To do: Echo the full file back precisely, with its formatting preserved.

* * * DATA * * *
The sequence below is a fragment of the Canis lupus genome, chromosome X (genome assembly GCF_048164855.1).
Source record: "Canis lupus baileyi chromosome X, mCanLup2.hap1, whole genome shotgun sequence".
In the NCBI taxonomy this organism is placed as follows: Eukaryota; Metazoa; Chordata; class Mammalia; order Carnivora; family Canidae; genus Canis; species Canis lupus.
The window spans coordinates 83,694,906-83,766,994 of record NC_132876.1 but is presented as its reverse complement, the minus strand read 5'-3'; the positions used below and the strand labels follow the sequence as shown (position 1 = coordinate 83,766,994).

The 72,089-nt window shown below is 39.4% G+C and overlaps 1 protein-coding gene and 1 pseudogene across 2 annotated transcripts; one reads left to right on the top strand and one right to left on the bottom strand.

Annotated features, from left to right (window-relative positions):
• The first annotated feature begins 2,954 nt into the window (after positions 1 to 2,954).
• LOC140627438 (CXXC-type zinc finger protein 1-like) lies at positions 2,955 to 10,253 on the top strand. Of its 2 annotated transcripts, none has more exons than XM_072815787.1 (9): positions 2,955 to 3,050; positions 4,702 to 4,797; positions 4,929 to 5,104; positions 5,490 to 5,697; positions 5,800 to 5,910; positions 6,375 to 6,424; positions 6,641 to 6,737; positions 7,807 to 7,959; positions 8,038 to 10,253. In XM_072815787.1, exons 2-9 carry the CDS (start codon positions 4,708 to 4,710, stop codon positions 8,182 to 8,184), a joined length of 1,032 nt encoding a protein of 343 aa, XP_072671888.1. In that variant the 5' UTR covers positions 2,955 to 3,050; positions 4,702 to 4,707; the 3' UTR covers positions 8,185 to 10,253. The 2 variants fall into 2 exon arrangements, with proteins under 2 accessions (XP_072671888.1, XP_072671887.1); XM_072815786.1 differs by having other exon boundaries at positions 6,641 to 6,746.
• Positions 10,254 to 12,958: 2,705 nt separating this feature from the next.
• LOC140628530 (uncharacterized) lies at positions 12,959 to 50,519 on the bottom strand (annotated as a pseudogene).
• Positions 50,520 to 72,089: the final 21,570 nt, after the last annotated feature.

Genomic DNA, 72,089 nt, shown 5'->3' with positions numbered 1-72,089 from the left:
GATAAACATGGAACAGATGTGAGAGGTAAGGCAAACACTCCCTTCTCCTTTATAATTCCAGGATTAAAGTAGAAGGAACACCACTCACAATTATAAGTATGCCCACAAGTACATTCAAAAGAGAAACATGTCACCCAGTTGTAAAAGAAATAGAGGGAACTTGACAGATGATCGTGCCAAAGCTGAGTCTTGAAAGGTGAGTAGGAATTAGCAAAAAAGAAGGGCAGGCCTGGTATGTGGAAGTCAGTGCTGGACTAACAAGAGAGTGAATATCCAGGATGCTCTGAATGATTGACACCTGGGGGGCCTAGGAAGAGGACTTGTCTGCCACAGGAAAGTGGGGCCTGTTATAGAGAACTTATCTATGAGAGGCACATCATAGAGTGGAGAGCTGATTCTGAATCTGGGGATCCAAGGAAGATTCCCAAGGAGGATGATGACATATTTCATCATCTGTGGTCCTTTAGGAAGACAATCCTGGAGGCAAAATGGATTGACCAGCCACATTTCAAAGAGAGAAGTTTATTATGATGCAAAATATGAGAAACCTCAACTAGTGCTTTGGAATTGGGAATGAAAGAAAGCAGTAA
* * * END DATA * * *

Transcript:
The sequence below is a fragment of the Canis lupus genome, chromosome X (genome assembly GCF_048164855.1).
Source record: "Canis lupus baileyi chromosome X, mCanLup2.hap1, whole genome shotgun sequence".
In the NCBI taxonomy this organism is placed as follows: Eukaryota; Metazoa; Chordata; class Mammalia; order Carnivora; family Canidae; genus Canis; species Canis lupus.
The window spans coordinates 83,694,906-83,766,994 of record NC_132876.1 but is presented as its reverse complement, the minus strand read 5'-3'; the positions used below and the strand labels follow the sequence as shown (position 1 = coordinate 83,766,994).

The 72,089-nt window shown below is 39.4% G+C and overlaps 1 protein-coding gene and 1 pseudogene across 2 annotated transcripts; one reads left to right on the top strand and one right to left on the bottom strand.

Annotated features, from left to right (window-relative positions):
• The first annotated feature begins 2,954 nt into the window (after positions 1 to 2,954).
• LOC140627438 (CXXC-type zinc finger protein 1-like) lies at positions 2,955 to 10,253 on the top strand. Of its 2 annotated transcripts, none has more exons than XM_072815787.1 (9): positions 2,955 to 3,050; positions 4,702 to 4,797; positions 4,929 to 5,104; positions 5,490 to 5,697; positions 5,800 to 5,910; positions 6,375 to 6,424; positions 6,641 to 6,737; positions 7,807 to 7,959; positions 8,038 to 10,253. In XM_072815787.1, exons 2-9 carry the CDS (start codon positions 4,708 to 4,710, stop codon positions 8,182 to 8,184), a joined length of 1,032 nt encoding a protein of 343 aa, XP_072671888.1. In that variant the 5' UTR covers positions 2,955 to 3,050; positions 4,702 to 4,707; the 3' UTR covers positions 8,185 to 10,253. The 2 variants fall into 2 exon arrangements, with proteins under 2 accessions (XP_072671888.1, XP_072671887.1); XM_072815786.1 differs by having other exon boundaries at positions 6,641 to 6,746.
• Positions 10,254 to 12,958: 2,705 nt separating this feature from the next.
• LOC140628530 (uncharacterized) lies at positions 12,959 to 50,519 on the bottom strand (annotated as a pseudogene).
• Positions 50,520 to 72,089: the final 21,570 nt, after the last annotated feature.

Genomic DNA, 72,089 nt, shown 5'->3' with positions numbered 1-72,089 from the left:
GATAAACATGGAACAGATGTGAGAGGTAAGGCAAACACTCCCTTCTCCTTTATAATTCCAGGATTAAAGTAGAAGGAACACCACTCACAATTATAAGTATGCCCACAAGTACATTCAAAAGAGAAACATGTCACCCAGTTGTAAAAGAAATAGAGGGAACTTGACAGATGATCGTGCCAAAGCTGAGTCTTGAAAGGTGAGTAGGAATTAGCAAAAAAGAAGGGCAGGCCTGGTATGTGGAAGTCAGTGCTGGACTAACAAGAGAGTGAATATCCAGGATGCTCTGAATGATTGACACCTGGGGGGCCTAGGAAGAGGACTTGTCTGCCACAGGAAAGTGGGGCCTGTTATAGAGAACTTATCTATGAGAGGCACATCATAGAGTGGAGAGCTGATTCTGAATCTGGGGATCCAAGGAAGATTCCCAAGGAGGATGATGACATATTTCATCATCTGTGGTCCTTTAGGAAGACAATCCTGGAGGCAAAATGGATTGACCAGCCACATTTCAAAGAGAGAAGTTTATTATGATGCAAAATATGAGAAACCTCAACTAGTGCTTTGGAATTGGGAATGAAAGAAAGCAGTAA